Gravitational lensing: Warping space-time to view exoplanets

gravitational lensing, imaging techniques, imaging
© Alteraposto

Conceptual imaging techniques, like gravitational lensing, can show exoplanets in 1,000 times more detail than the strongest technology available

By taking advantage of gravity’s warping effect on space-time, called lensing, scientists have been exploring how to potentially manipulate this phenomenon to create imaging far more advanced than any present today.

Astronomers have detected more than 5,000 planets orbiting other stars – exoplanets– however we still don’t know a lot about them other than a few defining features.

Understanding and utilising solar gravitational lensing

University of Stanford researchers describe a way to manipulate solar gravitational lensing to view planets outside our solar system. By positioning a telescope, the sun, and exoplanet in a line with the sun in the middle, scientists could use the gravitational field of the sun to magnify light from the exoplanet as it passes by.

As opposed to a magnifying glass which has a curved surface that bends light, a gravitational lens has a curved space-time that enables imaging far away objects.

“We want to take pictures of planets that are orbiting other stars that are as good as the pictures we can make of planets in our own solar system,” said Bruce Macintosh, physics professor at in the School of Humanities and Sciences at Stanford and deputy director of the Kavli Institute for Particle Astrophysics and Cosmology (KIPAC).

“With this technology, we hope to take a picture of a planet 100 light-years away that has the same impact as Apollo 8’s picture of Earth.”

“With this technology, we hope to take a picture of a planet 100 light-years away that has the same impact as Apollo 8’s picture of Earth.”

gravitational lensing
‘Earthrise’ © NASA

The current problem is that the proposed techniques is currently ahead of our capabilities – it would require more advanced space travel than is currently available. Still, the promise of this concept and what it could reveal about other planets, makes it worth continued consideration and development, said team.

“By unbending the light bent by the sun, an image can be created far beyond that of an ordinary telescope,” Madurowicz said. “So, the scientific potential is an untapped mystery because it’s opening this new observing capability that doesn’t yet exist.”

An example of a reconstruction of Earth, using the ring of light around the Sun, projected by the solar gravitational lens. The algorithm that enables this reconstruction can be applied to exoplanets for superior imaging. © Alexander Madurowicz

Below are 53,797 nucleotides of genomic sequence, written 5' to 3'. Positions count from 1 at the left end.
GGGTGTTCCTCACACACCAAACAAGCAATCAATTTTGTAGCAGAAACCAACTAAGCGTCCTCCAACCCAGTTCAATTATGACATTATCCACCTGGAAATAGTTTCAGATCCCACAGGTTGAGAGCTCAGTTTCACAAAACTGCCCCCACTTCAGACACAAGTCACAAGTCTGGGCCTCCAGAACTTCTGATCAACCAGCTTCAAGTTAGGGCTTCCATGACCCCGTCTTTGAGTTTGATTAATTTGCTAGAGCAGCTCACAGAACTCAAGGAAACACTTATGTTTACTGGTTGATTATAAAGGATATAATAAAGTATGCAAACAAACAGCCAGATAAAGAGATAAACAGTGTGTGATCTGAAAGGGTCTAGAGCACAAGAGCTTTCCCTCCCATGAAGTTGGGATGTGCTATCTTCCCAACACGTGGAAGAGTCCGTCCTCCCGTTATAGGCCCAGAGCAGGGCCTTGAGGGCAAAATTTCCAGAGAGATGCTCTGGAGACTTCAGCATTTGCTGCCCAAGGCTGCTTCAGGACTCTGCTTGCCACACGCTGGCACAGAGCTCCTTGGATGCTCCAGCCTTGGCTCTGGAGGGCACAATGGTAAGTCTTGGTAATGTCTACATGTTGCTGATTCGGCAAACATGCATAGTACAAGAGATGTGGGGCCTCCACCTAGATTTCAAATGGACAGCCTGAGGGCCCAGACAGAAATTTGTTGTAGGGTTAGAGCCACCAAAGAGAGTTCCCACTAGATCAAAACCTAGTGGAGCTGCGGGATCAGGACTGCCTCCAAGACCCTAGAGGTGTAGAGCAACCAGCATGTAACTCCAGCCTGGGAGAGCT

Researching future technology for future imaging

Currently, to image an exoplanet at the resolution the scientists describe, we would need a telescope 20 times wider than the Earth. By using the sun’s gravity like a telescope, scientists believe they can scientists can exploit this as a massive natural lens.

A Hubble-sized telescope in combination with the solar gravitational lens would be sufficient to image exoplanets with enough power to capture fine details on the surface.

“The solar gravitational lens opens up an entirely new window for observation,” said Madurowicz. “This will allow investigation of the detailed dynamics of the planet atmospheres, as well as the distributions of clouds and surface features, which we have no way to investigate now.”

Madurowicz and Macintosh both say that it will be a minimum of 50 years before this technology could be deployed, likely longer. Despite the timeline’s uncertainty, the possibility to see whether some exoplanets have continents or oceans, Macintosh said, drives them. The presence of either is a strong indicator that there may be life on a distant planet.

“This is one of the last steps in discovering whether there’s life on other planets,” Macintosh said.

“By taking a picture of another planet, you could look at it and possibly see green swatches that are forests and blue blotches that are oceans – with that, it would be hard to argue that it doesn’t have life.”


Please enter your comment!
Please enter your name here